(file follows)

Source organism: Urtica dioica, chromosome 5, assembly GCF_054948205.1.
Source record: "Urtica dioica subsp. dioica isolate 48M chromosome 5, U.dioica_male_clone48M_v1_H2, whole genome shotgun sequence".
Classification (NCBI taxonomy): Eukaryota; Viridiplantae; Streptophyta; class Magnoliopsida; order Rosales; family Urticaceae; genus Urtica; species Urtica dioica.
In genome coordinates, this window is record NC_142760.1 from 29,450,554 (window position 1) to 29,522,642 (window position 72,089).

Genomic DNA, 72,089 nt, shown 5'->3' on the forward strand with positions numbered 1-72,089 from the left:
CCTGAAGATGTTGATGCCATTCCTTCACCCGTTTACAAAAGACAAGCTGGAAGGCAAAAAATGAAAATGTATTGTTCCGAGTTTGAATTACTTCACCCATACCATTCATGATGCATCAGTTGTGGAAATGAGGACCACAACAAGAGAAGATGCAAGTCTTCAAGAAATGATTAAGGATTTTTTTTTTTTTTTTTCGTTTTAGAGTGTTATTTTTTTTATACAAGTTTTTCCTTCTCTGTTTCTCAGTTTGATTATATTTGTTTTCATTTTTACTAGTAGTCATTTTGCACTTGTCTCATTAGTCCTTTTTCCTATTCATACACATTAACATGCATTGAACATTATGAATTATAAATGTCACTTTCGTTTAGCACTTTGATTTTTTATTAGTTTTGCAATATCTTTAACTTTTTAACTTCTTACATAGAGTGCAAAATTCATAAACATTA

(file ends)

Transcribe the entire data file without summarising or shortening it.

Source organism: Urtica dioica, chromosome 5, assembly GCF_054948205.1.
Source record: "Urtica dioica subsp. dioica isolate 48M chromosome 5, U.dioica_male_clone48M_v1_H2, whole genome shotgun sequence".
Classification (NCBI taxonomy): Eukaryota; Viridiplantae; Streptophyta; class Magnoliopsida; order Rosales; family Urticaceae; genus Urtica; species Urtica dioica.
In genome coordinates, this window is record NC_142760.1 from 29,450,554 (window position 1) to 29,522,642 (window position 72,089).

Genomic DNA, 72,089 nt, shown 5'->3' on the forward strand with positions numbered 1-72,089 from the left:
CCTGAAGATGTTGATGCCATTCCTTCACCCGTTTACAAAAGACAAGCTGGAAGGCAAAAAATGAAAATGTATTGTTCCGAGTTTGAATTACTTCACCCATACCATTCATGATGCATCAGTTGTGGAAATGAGGACCACAACAAGAGAAGATGCAAGTCTTCAAGAAATGATTAAGGATTTTTTTTTTTTTTTTTCGTTTTAGAGTGTTATTTTTTTTATACAAGTTTTTCCTTCTCTGTTTCTCAGTTTGATTATATTTGTTTTCATTTTTACTAGTAGTCATTTTGCACTTGTCTCATTAGTCCTTTTTCCTATTCATACACATTAACATGCATTGAACATTATGAATTATAAATGTCACTTTCGTTTAGCACTTTGATTTTTTATTAGTTTTGCAATATCTTTAACTTTTTAACTTCTTACATAGAGTGCAAAATTCATAAACATTA